Magnification vs Resolution
Resolution and magnification are two very important concepts discussed under optics. The theories of resolution and magnification play a major role in fields such as astronomy, astrophysics, navigation, biology and any other field that has applications of optics. In this article, we are going to discuss what resolution and magnification are, their definitions, how the resolution and the magnification can be adjusted or changed, the applications of resolution and magnification, the similarities between resolution and magnification, and finally the difference between resolution and magnification.
Magnification is a property discussed in optics. In more common words, magnification means how many times the original image is magnified by a certain object or a method. The simplest kind of magnification is the magnification glass. This is also known as the simple microscope.
There are two methods for calculating magnification and other optical properties. These are ray diagrams and matrix representation. Ray diagrams are a simple method used to calculate factors such as magnification, object distance, image distance, whether the image is real or imaginary, and other related phenomena. The matrix method is also capable of doing all these calculations.
The ray diagrams are suitable for a small number of optical components (1 to 3), and the matrix method is much easier when it comes to large and complex systems. The magnification of objects seen through telescopes and compound microscopes depends on the focal length of the objective element and the eyepiece lens. The objective element can either be a mirror or a lens.
The resolution is another very important topic discussed in optics. When the human eye or any imaging device sees an object, what it actually sees is the diffraction pattern created by the object. The iris of the human eye or the aperture of the device works as a sharp edge, to create diffraction. When two objects, which are close to each other, is seen through such a device the diffraction patterns of these two objects tend to overlap. If the diffraction patterns of these two objects are sufficiently separated, they are seen as two separate objects. If they are overlapped, they are seen as one object.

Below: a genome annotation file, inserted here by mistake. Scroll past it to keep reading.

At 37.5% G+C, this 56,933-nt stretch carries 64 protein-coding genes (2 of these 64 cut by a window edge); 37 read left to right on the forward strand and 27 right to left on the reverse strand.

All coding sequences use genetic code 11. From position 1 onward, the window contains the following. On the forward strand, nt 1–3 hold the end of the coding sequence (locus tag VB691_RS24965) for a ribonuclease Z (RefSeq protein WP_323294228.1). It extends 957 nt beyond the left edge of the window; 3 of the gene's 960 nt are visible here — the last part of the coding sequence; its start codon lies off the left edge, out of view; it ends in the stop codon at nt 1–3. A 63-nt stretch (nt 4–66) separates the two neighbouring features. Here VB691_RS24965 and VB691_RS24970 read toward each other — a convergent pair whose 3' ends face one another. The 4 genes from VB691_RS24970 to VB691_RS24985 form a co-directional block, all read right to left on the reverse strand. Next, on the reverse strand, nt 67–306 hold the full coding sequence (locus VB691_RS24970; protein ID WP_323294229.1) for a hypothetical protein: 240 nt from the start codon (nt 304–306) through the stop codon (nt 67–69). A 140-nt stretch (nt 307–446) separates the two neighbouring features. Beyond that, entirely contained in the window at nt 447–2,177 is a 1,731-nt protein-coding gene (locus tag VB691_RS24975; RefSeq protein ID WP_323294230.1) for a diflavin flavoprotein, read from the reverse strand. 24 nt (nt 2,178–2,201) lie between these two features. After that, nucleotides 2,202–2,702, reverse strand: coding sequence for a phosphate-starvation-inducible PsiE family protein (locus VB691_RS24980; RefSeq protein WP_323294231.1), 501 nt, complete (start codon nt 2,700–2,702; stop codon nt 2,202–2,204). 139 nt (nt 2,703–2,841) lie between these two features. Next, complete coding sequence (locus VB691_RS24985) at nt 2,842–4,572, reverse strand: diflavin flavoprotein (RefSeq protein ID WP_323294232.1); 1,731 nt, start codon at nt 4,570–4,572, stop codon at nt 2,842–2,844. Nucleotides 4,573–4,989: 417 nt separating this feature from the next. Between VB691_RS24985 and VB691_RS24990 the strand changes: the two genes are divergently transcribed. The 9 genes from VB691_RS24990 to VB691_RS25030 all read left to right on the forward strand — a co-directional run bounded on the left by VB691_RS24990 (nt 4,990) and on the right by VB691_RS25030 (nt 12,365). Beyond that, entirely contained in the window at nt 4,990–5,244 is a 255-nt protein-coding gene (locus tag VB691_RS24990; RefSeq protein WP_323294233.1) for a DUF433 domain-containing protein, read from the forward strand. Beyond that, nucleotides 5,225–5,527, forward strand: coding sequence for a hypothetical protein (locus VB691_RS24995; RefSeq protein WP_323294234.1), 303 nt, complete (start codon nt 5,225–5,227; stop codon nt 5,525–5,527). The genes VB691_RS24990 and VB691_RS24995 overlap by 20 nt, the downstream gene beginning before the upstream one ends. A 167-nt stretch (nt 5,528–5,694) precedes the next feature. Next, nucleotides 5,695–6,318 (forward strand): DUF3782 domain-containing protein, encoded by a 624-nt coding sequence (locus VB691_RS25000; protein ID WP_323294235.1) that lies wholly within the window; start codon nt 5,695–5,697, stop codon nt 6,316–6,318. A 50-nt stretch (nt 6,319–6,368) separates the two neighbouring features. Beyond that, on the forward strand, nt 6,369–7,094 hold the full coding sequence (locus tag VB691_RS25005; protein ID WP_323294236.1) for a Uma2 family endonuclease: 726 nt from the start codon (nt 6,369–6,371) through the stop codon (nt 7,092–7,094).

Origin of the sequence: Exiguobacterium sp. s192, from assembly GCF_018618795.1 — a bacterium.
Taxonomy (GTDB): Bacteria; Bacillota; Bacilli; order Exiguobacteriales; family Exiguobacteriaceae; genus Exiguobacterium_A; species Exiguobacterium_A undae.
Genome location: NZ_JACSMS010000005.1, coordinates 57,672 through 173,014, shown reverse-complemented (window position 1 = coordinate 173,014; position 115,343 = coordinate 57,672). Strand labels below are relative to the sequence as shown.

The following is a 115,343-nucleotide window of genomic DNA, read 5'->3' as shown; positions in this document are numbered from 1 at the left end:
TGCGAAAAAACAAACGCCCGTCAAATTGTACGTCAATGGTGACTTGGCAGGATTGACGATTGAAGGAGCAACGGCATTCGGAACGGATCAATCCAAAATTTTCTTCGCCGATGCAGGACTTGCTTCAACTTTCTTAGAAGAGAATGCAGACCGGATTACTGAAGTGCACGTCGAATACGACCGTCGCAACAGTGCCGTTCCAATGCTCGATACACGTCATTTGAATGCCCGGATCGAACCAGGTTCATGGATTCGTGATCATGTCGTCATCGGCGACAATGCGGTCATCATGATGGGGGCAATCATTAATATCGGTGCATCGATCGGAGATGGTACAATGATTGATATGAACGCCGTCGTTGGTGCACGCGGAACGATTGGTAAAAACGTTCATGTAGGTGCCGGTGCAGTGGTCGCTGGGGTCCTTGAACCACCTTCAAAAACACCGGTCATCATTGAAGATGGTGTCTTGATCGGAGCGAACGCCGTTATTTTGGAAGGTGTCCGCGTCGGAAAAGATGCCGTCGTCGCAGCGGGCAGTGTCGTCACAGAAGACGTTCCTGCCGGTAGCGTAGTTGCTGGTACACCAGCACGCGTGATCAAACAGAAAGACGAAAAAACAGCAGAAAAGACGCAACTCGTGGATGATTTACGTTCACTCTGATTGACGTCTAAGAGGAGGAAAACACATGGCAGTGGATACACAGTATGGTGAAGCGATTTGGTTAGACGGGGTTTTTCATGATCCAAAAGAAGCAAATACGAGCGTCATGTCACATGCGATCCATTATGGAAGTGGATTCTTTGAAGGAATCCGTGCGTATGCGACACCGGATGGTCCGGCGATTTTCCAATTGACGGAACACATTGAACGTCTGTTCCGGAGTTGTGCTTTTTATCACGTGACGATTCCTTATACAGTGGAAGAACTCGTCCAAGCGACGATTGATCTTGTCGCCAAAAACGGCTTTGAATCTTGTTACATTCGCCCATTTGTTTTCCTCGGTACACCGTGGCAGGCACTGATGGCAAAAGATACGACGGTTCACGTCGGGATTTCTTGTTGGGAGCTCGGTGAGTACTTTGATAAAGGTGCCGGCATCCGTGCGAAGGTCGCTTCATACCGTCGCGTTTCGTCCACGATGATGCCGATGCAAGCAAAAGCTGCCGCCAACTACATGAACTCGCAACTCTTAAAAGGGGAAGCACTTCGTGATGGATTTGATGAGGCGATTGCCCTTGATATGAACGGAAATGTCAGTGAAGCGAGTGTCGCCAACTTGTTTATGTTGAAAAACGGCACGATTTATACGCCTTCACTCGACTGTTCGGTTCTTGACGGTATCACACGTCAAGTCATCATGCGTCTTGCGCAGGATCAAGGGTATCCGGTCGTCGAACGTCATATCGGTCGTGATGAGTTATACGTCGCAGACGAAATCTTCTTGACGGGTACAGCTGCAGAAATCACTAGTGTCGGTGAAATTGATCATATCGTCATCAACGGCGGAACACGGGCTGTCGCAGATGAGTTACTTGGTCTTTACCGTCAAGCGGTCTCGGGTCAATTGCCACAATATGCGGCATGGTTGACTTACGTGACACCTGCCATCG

The resolution is the ability of an instrument to resolve these close objects. The resolution is defined as the minimum angular separation between two objects, to see them as separate objects. The resolution depends on the aperture of the instrument and the wavelength of the observed light.
The resolution is also a factor discussed in image processing. Images have specific resolution values which tells the amount of details it contains.
Magnification and Resolution
- Magnification gives how many times the image has been magnified by the instrument. Resolution gives the ability to separate between two closely placed objects on an image.
- The resolution is the quality or the sharpness of the image. This is why SLR cameras, which have large apertures, produce very sharp images whereas point and shoot cameras lack in sharpness.
- For instruments such as telescopes and microscopes the resolution also determines the maximum magnification the instrument can obtain.